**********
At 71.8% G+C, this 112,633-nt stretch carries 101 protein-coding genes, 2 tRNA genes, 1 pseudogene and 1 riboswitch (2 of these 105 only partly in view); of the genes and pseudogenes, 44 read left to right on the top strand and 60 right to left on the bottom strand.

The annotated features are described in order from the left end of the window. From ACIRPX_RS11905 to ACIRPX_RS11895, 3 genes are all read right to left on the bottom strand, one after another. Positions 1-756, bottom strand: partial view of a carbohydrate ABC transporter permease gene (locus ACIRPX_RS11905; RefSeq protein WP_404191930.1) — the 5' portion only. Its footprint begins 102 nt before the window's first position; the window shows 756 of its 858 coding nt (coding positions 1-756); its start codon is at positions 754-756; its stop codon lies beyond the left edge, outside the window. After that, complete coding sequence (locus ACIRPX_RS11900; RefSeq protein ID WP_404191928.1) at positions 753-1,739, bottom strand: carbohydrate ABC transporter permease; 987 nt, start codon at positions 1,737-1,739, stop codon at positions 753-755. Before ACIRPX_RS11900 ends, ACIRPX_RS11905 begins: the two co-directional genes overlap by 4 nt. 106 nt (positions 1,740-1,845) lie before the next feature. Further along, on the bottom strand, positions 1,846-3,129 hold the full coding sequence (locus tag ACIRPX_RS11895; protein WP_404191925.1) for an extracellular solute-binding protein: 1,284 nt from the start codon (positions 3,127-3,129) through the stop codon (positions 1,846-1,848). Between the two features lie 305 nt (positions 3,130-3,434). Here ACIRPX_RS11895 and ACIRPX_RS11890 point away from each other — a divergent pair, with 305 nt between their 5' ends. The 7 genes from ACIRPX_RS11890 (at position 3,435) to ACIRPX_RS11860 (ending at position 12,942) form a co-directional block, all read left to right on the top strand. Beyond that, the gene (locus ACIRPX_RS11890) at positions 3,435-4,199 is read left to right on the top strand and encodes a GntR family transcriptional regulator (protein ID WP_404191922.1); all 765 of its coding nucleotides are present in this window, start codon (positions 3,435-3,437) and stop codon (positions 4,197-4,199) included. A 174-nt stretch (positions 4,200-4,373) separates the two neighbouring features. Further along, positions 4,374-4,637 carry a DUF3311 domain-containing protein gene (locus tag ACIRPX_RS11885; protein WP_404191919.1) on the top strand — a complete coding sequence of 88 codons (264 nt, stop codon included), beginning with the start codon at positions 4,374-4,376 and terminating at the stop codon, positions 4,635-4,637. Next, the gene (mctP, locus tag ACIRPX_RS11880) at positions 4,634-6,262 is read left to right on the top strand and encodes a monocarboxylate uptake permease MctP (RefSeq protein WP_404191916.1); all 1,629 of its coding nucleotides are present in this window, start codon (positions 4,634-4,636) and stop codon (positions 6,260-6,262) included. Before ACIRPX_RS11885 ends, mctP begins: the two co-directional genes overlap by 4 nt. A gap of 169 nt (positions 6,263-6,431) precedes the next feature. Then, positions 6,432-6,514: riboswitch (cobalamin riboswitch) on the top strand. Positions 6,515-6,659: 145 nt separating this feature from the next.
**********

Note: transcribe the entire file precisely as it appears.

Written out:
At 71.8% G+C, this 112,633-nt stretch carries 101 protein-coding genes, 2 tRNA genes, 1 pseudogene and 1 riboswitch (2 of these 105 only partly in view); of the genes and pseudogenes, 44 read left to right on the top strand and 60 right to left on the bottom strand.

The annotated features are described in order from the left end of the window. From ACIRPX_RS11905 to ACIRPX_RS11895, 3 genes are all read right to left on the bottom strand, one after another. Positions 1-756, bottom strand: partial view of a carbohydrate ABC transporter permease gene (locus ACIRPX_RS11905; RefSeq protein WP_404191930.1) — the 5' portion only. Its footprint begins 102 nt before the window's first position; the window shows 756 of its 858 coding nt (coding positions 1-756); its start codon is at positions 754-756; its stop codon lies beyond the left edge, outside the window. After that, complete coding sequence (locus ACIRPX_RS11900; RefSeq protein ID WP_404191928.1) at positions 753-1,739, bottom strand: carbohydrate ABC transporter permease; 987 nt, start codon at positions 1,737-1,739, stop codon at positions 753-755. Before ACIRPX_RS11900 ends, ACIRPX_RS11905 begins: the two co-directional genes overlap by 4 nt. 106 nt (positions 1,740-1,845) lie before the next feature. Further along, on the bottom strand, positions 1,846-3,129 hold the full coding sequence (locus tag ACIRPX_RS11895; protein WP_404191925.1) for an extracellular solute-binding protein: 1,284 nt from the start codon (positions 3,127-3,129) through the stop codon (positions 1,846-1,848). Between the two features lie 305 nt (positions 3,130-3,434). Here ACIRPX_RS11895 and ACIRPX_RS11890 point away from each other — a divergent pair, with 305 nt between their 5' ends. The 7 genes from ACIRPX_RS11890 (at position 3,435) to ACIRPX_RS11860 (ending at position 12,942) form a co-directional block, all read left to right on the top strand. Beyond that, the gene (locus ACIRPX_RS11890) at positions 3,435-4,199 is read left to right on the top strand and encodes a GntR family transcriptional regulator (protein ID WP_404191922.1); all 765 of its coding nucleotides are present in this window, start codon (positions 3,435-3,437) and stop codon (positions 4,197-4,199) included. A 174-nt stretch (positions 4,200-4,373) separates the two neighbouring features. Further along, positions 4,374-4,637 carry a DUF3311 domain-containing protein gene (locus tag ACIRPX_RS11885; protein WP_404191919.1) on the top strand — a complete coding sequence of 88 codons (264 nt, stop codon included), beginning with the start codon at positions 4,374-4,376 and terminating at the stop codon, positions 4,635-4,637. Next, the gene (mctP, locus tag ACIRPX_RS11880) at positions 4,634-6,262 is read left to right on the top strand and encodes a monocarboxylate uptake permease MctP (RefSeq protein WP_404191916.1); all 1,629 of its coding nucleotides are present in this window, start codon (positions 4,634-4,636) and stop codon (positions 6,260-6,262) included. Before ACIRPX_RS11885 ends, mctP begins: the two co-directional genes overlap by 4 nt. A gap of 169 nt (positions 6,263-6,431) precedes the next feature. Then, positions 6,432-6,514: riboswitch (cobalamin riboswitch) on the top strand. Positions 6,515-6,659: 145 nt separating this feature from the next.